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A randomised controlled trial of an intervention delivered by app instant messaging to increase the acceptability of effective contraception among young people in Tajikistan: study protocol

22 Sep 2017


Women in lower income countries experience unintended pregnancies at a higher rate compared with women in higher income countries. Unintended pregnancy is associated with numerous poorer health outcomes for both women and their children. In Tajikistan, an estimated 26% of married individuals aged 15–24 years have an unmet need for contraception. The strong cultural value placed on childbearing and oppositional attitudes towards contraception are major barriers to contraceptive uptake in the country.

Mobile phone ownership is widespread in Tajikistan. The option of receiving reproductive health support on your personal phone may be an appealing alternative to attending a clinic, particularly for young people. The London School of Hygiene & Tropical Medicine and the Tajik Family Planning Association have partnered to develop and evaluate a contraceptive behavioural intervention delivered by mobile phone. The intervention was developed in 2015–2016 guided by behavioural science. It consists of short instant messages sent through an app over 4 months, contains information about contraception and behaviour change methods.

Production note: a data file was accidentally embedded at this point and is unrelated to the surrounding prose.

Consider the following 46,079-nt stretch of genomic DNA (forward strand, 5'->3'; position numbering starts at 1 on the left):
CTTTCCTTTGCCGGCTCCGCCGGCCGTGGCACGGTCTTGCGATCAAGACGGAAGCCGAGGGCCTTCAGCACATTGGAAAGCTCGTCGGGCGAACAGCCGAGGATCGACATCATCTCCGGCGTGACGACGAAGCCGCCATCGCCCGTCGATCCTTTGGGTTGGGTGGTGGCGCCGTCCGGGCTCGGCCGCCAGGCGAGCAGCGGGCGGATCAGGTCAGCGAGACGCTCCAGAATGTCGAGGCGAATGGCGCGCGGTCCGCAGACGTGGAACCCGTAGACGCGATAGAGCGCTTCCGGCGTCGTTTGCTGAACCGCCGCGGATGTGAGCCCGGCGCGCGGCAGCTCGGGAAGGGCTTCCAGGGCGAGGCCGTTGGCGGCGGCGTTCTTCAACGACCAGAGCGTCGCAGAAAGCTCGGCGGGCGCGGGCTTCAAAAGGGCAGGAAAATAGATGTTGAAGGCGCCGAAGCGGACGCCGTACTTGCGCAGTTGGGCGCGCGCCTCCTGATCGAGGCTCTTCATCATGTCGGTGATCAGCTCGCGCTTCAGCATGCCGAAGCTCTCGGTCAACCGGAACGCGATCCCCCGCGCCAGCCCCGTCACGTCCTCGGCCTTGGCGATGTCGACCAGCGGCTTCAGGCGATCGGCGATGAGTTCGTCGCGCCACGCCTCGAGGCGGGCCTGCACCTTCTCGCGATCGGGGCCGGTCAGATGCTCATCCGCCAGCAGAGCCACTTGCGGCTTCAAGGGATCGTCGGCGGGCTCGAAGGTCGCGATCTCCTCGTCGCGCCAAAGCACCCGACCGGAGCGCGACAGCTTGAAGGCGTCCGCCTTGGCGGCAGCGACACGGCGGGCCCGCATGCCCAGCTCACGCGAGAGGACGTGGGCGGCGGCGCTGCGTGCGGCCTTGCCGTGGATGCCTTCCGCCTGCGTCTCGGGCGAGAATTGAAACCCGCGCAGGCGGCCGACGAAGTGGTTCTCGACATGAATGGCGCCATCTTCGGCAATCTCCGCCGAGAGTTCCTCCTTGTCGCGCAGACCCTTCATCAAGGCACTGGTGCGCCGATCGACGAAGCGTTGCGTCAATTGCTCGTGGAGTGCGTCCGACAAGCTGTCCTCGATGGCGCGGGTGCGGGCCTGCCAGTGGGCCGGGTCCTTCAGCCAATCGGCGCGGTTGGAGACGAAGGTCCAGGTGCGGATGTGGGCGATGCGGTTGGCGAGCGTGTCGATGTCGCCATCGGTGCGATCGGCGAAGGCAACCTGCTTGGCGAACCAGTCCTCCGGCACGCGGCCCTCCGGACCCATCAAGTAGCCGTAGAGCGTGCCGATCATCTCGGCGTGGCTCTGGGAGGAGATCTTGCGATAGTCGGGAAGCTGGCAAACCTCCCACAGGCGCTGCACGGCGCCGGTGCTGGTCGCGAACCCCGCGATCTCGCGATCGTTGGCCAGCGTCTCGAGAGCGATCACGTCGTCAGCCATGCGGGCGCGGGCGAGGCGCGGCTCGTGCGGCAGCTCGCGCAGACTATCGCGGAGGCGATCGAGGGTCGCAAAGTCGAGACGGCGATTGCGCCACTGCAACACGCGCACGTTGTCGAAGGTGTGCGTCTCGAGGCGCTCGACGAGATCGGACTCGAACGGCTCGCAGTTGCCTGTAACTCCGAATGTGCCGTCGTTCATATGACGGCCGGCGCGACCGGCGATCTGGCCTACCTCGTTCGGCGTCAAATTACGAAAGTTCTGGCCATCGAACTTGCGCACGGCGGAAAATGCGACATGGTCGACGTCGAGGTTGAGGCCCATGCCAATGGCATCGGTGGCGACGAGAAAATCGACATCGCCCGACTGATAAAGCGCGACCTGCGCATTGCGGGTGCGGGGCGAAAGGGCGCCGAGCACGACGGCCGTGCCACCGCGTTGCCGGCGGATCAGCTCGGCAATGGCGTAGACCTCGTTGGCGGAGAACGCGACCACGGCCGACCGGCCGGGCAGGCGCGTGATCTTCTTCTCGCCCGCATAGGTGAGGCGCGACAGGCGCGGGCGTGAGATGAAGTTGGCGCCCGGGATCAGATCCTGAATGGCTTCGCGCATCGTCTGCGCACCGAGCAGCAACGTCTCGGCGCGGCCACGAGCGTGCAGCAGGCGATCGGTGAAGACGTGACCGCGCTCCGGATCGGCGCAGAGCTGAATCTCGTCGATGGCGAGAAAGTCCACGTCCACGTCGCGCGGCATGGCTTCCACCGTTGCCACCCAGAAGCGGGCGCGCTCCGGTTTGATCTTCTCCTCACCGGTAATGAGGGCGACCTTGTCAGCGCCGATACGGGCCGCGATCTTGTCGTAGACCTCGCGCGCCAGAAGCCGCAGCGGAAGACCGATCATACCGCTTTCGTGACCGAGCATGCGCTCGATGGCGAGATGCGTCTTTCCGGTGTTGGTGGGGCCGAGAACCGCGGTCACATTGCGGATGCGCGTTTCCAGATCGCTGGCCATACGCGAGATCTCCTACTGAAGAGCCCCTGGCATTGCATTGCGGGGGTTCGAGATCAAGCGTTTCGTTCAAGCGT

Methods and analysis

This randomised controlled trial is designed to evaluate the effect of the intervention on self-reported acceptability of effective contraception at 4 months. 570 men and women aged 16–24 years will be allocated with a ratio of 1:1 to receive the intervention messages or the control messages about trial participation. The messages will be sent through the Tajik Family Planning Association’s ‘healthy lifestyles’ app, which contains basic information about contraception.

Ethics and dissemination

The trial was granted ethical approval by the London School of Hygiene & Tropical Medicine Interventions Research Ethics Committee on 16 May 2016 and by the Tajik National Scientific and Research Centre on Paediatrics and Child Surgery on 15 April 2016. The results of the trial will be submitted for publication in peer-reviewed academic journals and disseminated to study stakeholders.

Trial registration number NCT02905513.

Date of registration

14 September 2016.

WHO trial registration dataset

Click here to view the full article which appeared in BMJ Open